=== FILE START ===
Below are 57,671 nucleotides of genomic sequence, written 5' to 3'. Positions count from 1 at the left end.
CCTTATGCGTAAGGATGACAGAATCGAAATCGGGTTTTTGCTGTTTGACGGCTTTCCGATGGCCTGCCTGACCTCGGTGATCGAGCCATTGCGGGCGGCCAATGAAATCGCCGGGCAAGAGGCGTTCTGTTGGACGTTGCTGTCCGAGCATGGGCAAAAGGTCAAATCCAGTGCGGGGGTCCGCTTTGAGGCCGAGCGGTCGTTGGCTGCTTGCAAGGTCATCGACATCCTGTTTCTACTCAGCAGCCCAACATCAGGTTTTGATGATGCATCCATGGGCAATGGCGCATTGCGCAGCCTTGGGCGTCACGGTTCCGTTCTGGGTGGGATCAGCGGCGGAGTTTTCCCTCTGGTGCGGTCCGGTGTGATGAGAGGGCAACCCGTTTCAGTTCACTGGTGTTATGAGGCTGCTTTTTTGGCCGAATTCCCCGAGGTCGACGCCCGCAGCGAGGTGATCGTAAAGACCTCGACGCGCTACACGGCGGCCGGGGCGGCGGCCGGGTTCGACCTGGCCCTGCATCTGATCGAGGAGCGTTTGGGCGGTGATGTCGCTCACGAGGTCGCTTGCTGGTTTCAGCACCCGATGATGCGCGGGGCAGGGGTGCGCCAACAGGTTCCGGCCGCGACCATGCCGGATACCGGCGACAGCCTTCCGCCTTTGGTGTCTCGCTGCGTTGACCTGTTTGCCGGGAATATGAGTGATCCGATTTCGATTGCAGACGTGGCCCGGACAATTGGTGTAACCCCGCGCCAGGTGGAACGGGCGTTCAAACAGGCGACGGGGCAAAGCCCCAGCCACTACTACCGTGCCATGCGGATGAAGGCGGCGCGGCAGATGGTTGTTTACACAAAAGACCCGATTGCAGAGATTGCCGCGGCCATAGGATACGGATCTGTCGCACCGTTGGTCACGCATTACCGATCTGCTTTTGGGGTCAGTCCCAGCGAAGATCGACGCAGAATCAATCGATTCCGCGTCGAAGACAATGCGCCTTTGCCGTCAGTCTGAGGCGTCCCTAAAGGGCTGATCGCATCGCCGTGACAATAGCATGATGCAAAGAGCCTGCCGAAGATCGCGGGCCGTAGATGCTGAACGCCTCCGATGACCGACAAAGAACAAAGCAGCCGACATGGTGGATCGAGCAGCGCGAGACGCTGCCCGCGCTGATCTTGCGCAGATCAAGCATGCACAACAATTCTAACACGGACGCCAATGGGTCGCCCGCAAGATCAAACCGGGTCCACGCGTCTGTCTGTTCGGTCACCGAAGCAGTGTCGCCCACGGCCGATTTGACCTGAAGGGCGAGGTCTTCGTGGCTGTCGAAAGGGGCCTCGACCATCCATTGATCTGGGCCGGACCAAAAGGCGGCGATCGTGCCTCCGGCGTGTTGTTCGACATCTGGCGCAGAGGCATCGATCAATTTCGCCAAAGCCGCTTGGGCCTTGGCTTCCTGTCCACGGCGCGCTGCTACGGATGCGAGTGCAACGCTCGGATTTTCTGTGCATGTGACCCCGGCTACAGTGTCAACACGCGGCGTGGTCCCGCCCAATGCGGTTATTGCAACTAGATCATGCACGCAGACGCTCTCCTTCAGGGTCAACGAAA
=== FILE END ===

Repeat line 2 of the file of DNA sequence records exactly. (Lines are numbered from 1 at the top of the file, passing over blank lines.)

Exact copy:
CCTTATGCGTAAGGATGACAGAATCGAAATCGGGTTTTTGCTGTTTGACGGCTTTCCGATGGCCTGCCTGACCTCGGTGATCGAGCCATTGCGGGCGGCCAATGAAATCGCCGGGCAAGAGGCGTTCTGTTGGACGTTGCTGTCCGAGCATGGGCAAAAGGTCAAATCCAGTGCGGGGGTCCGCTTTGAGGCCGAGCGGTCGTTGGCTGCTTGCAAGGTCATCGACATCCTGTTTCTACTCAGCAGCCCAACATCAGGTTTTGATGATGCATCCATGGGCAATGGCGCATTGCGCAGCCTTGGGCGTCACGGTTCCGTTCTGGGTGGGATCAGCGGCGGAGTTTTCCCTCTGGTGCGGTCCGGTGTGATGAGAGGGCAACCCGTTTCAGTTCACTGGTGTTATGAGGCTGCTTTTTTGGCCGAATTCCCCGAGGTCGACGCCCGCAGCGAGGTGATCGTAAAGACCTCGACGCGCTACACGGCGGCCGGGGCGGCGGCCGGGTTCGACCTGGCCCTGCATCTGATCGAGGAGCGTTTGGGCGGTGATGTCGCTCACGAGGTCGCTTGCTGGTTTCAGCACCCGATGATGCGCGGGGCAGGGGTGCGCCAACAGGTTCCGGCCGCGACCATGCCGGATACCGGCGACAGCCTTCCGCCTTTGGTGTCTCGCTGCGTTGACCTGTTTGCCGGGAATATGAGTGATCCGATTTCGATTGCAGACGTGGCCCGGACAATTGGTGTAACCCCGCGCCAGGTGGAACGGGCGTTCAAACAGGCGACGGGGCAAAGCCCCAGCCACTACTACCGTGCCATGCGGATGAAGGCGGCGCGGCAGATGGTTGTTTACACAAAAGACCCGATTGCAGAGATTGCCGCGGCCATAGGATACGGATCTGTCGCACCGTTGGTCACGCATTACCGATCTGCTTTTGGGGTCAGTCCCAGCGAAGATCGACGCAGAATCAATCGATTCCGCGTCGAAGACAATGCGCCTTTGCCGTCAGTCTGAGGCGTCCCTAAAGGGCTGATCGCATCGCCGTGACAATAGCATGATGCAAAGAGCCTGCCGAAGATCGCGGGCCGTAGATGCTGAACGCCTCCGATGACCGACAAAGAACAAAGCAGCCGACATGGTGGATCGAGCAGCGCGAGACGCTGCCCGCGCTGATCTTGCGCAGATCAAGCATGCACAACAATTCTAACACGGACGCCAATGGGTCGCCCGCAAGATCAAACCGGGTCCACGCGTCTGTCTGTTCGGTCACCGAAGCAGTGTCGCCCACGGCCGATTTGACCTGAAGGGCGAGGTCTTCGTGGCTGTCGAAAGGGGCCTCGACCATCCATTGATCTGGGCCGGACCAAAAGGCGGCGATCGTGCCTCCGGCGTGTTGTTCGACATCTGGCGCAGAGGCATCGATCAATTTCGCCAAAGCCGCTTGGGCCTTGGCTTCCTGTCCACGGCGCGCTGCTACGGATGCGAGTGCAACGCTCGGATTTTCTGTGCATGTGACCCCGGCTACAGTGTCAACACGCGGCGTGGTCCCGCCCAATGCGGTTATTGCAACTAGATCATGCACGCAGACGCTCTCCTTCAGGGTCAACGAAA